signal versus sigaction

the use of the

signal(int signum, void (*handler)(int))

is a smidgin dangerous on various operating systems. Under Solaris, for example once the signal has been delivered to the process the signal handler is reset, so a typical piece of code that wants to reuse the signal handler repeatedly will typically set the signal handler again when receiving the signal. This leads to a minor race condition where upon receipt of the signal and the re-setting of the handler the process receives another copy of the same signal. Some of these signals cause Bad things to happen – such as the stopping of the process (SIGTSTP for example). Under Linux it keeps the signal handler in place, so you have no fear of the event triggering an unwanted event.
The manual page for


under Linux makes it clear that the call is deprecated in favour of the much more functional

sigaction(int sig, const struct sigaction *restrict act, struct sigaction *restrict oact)

call, which keeps signal handlers in place when you don’t pass the SA_RESETHAND parameter as part of the sa_flags parameter of the sigaction structure. So you get to explicitly choose to accept a signal once, and then have the system deal with it in the default manner afterwards.
Signals, are of course a real pain in the ass when dealing with sub-processes. For example the use of ptrace to perform profiling works well until you fork. If another SIGPROF signal arrives before you can create your signal handler then the child process is terminated as that’s the default behaviour in that situation.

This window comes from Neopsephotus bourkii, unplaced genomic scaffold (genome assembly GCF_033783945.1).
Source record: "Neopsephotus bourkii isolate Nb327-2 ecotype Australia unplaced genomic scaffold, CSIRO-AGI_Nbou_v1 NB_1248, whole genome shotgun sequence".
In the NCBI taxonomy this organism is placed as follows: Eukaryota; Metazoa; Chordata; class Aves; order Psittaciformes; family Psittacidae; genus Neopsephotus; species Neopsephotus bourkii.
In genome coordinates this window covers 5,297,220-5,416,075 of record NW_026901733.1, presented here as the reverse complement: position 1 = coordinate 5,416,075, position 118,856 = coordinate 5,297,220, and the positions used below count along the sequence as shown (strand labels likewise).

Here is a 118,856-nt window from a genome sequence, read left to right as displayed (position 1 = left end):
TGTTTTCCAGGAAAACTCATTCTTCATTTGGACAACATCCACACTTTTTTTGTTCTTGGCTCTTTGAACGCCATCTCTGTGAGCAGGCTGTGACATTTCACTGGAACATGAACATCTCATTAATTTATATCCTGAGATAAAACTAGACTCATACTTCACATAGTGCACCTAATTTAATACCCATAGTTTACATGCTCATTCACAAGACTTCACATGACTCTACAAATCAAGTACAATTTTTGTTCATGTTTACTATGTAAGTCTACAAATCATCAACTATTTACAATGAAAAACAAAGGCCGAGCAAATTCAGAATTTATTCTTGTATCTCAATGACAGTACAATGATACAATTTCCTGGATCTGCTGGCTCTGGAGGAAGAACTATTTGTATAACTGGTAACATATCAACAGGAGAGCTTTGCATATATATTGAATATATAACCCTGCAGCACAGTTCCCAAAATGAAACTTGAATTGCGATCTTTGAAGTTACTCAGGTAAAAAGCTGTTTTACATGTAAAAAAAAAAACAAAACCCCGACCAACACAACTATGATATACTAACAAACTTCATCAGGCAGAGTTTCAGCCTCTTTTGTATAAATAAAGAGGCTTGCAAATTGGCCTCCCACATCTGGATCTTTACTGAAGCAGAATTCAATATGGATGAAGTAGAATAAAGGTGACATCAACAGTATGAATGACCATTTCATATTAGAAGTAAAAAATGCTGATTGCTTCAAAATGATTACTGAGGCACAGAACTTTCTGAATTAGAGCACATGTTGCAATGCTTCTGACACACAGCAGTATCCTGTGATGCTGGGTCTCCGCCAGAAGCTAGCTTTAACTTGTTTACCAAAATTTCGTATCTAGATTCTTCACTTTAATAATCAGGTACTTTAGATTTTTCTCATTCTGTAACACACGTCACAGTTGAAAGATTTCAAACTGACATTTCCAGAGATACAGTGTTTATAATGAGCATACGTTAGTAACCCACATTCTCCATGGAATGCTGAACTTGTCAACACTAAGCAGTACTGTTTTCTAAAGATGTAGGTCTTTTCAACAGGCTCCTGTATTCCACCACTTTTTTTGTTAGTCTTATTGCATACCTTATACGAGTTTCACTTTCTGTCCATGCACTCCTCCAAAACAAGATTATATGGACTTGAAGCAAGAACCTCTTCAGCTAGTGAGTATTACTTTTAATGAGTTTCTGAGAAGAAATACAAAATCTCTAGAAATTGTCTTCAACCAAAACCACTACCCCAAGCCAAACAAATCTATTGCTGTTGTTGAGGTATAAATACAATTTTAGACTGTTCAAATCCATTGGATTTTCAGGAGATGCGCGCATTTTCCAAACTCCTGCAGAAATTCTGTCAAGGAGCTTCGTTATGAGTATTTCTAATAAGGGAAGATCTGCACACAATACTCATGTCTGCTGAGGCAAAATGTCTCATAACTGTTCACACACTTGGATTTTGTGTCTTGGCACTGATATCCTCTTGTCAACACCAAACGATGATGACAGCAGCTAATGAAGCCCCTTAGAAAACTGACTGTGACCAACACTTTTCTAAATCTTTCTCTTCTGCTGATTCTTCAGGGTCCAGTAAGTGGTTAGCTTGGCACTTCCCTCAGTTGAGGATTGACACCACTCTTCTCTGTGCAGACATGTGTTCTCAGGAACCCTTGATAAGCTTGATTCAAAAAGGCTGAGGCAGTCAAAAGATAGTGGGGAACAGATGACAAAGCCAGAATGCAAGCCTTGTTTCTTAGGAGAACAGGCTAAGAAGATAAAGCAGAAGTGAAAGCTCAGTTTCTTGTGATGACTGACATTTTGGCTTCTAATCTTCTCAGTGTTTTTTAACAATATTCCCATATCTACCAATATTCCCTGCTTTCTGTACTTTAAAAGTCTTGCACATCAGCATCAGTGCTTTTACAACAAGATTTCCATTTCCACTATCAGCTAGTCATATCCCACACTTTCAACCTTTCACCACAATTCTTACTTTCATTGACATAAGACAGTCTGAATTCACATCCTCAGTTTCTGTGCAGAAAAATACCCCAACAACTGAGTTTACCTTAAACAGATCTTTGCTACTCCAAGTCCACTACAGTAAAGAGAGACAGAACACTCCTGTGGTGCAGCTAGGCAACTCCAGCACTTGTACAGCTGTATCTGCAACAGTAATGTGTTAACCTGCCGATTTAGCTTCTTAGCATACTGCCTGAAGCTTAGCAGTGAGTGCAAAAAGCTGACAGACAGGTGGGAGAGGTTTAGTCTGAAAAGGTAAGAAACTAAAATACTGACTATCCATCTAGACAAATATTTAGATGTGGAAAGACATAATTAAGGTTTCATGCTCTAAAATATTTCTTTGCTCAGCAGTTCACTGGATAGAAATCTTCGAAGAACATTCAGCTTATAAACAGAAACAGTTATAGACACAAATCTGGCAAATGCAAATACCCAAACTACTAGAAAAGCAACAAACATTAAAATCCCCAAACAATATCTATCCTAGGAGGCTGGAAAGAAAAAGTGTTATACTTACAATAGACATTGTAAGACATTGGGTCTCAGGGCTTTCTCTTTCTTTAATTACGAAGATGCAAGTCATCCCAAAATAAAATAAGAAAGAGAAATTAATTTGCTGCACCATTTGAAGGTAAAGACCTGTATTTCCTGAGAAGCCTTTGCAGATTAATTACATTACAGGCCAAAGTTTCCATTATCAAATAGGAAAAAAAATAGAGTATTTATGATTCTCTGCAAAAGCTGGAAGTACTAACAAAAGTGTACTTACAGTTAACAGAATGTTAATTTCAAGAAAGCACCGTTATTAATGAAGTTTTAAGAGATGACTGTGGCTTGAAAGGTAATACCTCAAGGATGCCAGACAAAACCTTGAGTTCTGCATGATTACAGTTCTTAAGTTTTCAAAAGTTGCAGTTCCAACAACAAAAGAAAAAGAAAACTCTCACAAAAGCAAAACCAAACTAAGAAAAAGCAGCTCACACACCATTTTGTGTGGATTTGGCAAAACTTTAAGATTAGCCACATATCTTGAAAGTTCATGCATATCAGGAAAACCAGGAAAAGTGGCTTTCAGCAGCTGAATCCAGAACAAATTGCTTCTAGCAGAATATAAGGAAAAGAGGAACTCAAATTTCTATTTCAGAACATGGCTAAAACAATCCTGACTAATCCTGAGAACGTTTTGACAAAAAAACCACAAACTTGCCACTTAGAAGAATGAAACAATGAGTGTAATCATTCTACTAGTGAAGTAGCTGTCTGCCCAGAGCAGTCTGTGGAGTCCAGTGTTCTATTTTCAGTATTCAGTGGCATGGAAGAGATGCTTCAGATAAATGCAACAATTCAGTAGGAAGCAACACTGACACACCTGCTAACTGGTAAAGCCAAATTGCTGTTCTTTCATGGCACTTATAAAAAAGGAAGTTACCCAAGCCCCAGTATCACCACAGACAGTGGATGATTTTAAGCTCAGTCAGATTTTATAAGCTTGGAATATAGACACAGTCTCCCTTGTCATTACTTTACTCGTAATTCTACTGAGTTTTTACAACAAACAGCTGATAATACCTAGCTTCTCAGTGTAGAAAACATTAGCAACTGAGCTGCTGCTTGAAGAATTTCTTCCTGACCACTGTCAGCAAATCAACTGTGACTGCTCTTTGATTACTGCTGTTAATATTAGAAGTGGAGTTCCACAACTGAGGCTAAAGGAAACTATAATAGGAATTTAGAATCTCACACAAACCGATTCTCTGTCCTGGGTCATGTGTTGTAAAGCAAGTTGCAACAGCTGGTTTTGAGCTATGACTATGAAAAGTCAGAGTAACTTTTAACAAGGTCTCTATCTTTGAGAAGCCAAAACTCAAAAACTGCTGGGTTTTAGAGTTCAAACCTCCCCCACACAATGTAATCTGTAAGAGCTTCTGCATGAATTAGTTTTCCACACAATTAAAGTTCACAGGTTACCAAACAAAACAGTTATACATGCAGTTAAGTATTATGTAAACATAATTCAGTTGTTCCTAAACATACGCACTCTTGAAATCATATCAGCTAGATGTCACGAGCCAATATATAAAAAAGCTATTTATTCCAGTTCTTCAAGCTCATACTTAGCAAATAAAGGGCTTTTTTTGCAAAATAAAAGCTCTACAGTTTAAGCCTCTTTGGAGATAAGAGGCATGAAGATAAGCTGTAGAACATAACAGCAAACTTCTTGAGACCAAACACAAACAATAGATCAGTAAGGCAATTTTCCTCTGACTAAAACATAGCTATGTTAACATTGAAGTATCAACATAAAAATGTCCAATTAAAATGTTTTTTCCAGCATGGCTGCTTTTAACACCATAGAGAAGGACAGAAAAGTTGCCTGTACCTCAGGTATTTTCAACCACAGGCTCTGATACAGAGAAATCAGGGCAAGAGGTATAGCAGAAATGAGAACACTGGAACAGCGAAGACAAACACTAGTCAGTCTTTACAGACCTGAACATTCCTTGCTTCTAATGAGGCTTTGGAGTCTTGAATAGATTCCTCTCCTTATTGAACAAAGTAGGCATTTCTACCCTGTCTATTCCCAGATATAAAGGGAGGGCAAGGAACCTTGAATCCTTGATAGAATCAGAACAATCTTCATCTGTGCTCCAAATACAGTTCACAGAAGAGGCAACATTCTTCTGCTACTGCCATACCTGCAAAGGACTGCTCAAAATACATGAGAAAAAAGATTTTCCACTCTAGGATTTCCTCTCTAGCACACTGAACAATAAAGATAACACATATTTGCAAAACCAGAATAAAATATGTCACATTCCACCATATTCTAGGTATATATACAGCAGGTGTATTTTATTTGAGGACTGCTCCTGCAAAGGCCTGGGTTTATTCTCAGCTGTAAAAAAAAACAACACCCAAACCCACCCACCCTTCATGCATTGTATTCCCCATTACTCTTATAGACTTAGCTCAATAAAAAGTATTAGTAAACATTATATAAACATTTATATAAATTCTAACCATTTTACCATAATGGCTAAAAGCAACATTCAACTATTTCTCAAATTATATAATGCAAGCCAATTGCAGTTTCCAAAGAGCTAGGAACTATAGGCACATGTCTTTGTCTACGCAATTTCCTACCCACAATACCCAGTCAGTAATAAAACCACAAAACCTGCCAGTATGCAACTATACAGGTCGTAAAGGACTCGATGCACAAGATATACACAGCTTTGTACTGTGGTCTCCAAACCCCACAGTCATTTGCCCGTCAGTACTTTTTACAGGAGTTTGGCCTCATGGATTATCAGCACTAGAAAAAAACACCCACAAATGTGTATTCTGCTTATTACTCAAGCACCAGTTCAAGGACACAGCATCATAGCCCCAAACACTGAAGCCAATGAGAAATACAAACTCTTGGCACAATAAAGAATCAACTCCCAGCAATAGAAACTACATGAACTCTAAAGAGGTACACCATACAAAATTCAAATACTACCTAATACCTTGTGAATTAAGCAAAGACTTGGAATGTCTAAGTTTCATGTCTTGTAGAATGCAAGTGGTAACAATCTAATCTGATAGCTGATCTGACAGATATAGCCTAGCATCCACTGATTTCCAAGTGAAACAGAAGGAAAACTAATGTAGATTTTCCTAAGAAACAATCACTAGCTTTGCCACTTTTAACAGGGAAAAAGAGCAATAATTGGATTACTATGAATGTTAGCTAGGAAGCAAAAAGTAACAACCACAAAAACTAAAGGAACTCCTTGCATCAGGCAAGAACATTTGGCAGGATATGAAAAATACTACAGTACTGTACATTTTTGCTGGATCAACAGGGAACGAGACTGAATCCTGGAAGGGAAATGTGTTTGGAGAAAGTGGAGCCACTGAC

Under Solaris (and Leopard) you can make use of dtrace to perform profiling on a set of processes without needing to deal with vagaries of signal handling, making this a non-issue. For those of you stuck in LD_PRELOAD land, probably the only thing that can be done is to set the signal disposition to be ignored before execing the new process. you have a small window where the profiling is missing, but the overall increased stability of the application is improved by preventing it from accidentally being terminated due to a profiling signal being received too soon. I know the accuracy nuts would hate that, but it’s part of the price of dealing with standards.